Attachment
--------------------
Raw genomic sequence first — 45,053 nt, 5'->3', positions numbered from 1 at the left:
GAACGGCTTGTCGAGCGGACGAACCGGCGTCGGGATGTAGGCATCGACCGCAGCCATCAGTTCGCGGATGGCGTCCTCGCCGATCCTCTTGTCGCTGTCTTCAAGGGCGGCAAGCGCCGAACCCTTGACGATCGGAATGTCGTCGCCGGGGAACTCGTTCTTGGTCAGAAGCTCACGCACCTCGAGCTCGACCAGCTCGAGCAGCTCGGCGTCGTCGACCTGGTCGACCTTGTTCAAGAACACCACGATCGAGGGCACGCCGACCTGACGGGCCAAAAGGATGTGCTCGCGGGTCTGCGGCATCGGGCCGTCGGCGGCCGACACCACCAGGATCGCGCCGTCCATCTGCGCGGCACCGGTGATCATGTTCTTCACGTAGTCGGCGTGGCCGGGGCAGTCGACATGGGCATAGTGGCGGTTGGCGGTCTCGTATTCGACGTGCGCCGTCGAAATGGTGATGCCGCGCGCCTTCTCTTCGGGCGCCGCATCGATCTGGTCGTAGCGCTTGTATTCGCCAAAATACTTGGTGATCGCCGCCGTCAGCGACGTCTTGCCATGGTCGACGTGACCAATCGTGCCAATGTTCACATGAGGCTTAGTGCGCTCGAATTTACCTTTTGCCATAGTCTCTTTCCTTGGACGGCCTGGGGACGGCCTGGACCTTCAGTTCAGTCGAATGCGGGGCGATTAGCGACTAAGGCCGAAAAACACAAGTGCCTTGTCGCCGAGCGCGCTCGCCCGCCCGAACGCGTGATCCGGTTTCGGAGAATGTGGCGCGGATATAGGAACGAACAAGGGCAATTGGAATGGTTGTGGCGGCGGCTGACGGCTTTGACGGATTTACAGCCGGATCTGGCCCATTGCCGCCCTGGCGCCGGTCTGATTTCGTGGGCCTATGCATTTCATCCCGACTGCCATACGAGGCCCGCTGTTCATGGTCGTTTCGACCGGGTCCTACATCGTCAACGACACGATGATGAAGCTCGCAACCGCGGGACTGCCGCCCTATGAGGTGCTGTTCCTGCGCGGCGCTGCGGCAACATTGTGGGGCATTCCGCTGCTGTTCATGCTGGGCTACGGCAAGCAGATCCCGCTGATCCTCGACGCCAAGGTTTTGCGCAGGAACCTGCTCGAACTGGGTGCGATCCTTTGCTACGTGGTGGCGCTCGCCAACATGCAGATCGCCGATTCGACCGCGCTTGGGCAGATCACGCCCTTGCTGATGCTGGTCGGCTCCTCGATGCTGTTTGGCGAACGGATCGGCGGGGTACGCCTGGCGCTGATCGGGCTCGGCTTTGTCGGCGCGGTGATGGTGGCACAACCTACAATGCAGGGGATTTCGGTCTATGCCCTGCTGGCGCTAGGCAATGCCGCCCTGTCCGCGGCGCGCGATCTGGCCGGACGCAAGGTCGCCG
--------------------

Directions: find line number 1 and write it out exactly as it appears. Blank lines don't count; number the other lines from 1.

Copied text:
Raw genomic sequence first — 45,053 nt, 5'->3', positions numbered from 1 at the left: